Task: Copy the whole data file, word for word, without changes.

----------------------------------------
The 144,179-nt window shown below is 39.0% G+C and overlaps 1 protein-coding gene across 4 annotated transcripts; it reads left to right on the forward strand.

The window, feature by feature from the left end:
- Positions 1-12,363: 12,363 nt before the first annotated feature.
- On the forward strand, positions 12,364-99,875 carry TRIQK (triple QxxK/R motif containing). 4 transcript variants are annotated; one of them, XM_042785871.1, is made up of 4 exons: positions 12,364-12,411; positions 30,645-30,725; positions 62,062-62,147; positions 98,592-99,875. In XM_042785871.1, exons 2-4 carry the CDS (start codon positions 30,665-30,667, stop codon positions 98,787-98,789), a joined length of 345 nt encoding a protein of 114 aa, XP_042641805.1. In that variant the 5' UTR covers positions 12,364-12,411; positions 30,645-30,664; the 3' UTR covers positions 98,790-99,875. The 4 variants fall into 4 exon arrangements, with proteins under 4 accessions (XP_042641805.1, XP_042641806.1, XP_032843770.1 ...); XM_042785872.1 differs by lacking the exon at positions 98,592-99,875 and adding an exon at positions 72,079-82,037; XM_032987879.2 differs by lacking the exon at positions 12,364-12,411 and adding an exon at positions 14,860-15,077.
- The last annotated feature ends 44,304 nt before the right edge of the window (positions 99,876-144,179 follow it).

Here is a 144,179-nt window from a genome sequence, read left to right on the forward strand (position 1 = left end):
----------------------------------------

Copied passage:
The 144,179-nt window shown below is 39.0% G+C and overlaps 1 protein-coding gene across 4 annotated transcripts; it reads left to right on the forward strand.

The window, feature by feature from the left end:
- Positions 1-12,363: 12,363 nt before the first annotated feature.
- On the forward strand, positions 12,364-99,875 carry TRIQK (triple QxxK/R motif containing). 4 transcript variants are annotated; one of them, XM_042785871.1, is made up of 4 exons: positions 12,364-12,411; positions 30,645-30,725; positions 62,062-62,147; positions 98,592-99,875. In XM_042785871.1, exons 2-4 carry the CDS (start codon positions 30,665-30,667, stop codon positions 98,787-98,789), a joined length of 345 nt encoding a protein of 114 aa, XP_042641805.1. In that variant the 5' UTR covers positions 12,364-12,411; positions 30,645-30,664; the 3' UTR covers positions 98,790-99,875. The 4 variants fall into 4 exon arrangements, with proteins under 4 accessions (XP_042641805.1, XP_042641806.1, XP_032843770.1 ...); XM_042785872.1 differs by lacking the exon at positions 98,592-99,875 and adding an exon at positions 72,079-82,037; XM_032987879.2 differs by lacking the exon at positions 12,364-12,411 and adding an exon at positions 14,860-15,077.
- The last annotated feature ends 44,304 nt before the right edge of the window (positions 99,876-144,179 follow it).

Here is a 144,179-nt window from a genome sequence, read left to right on the forward strand (position 1 = left end):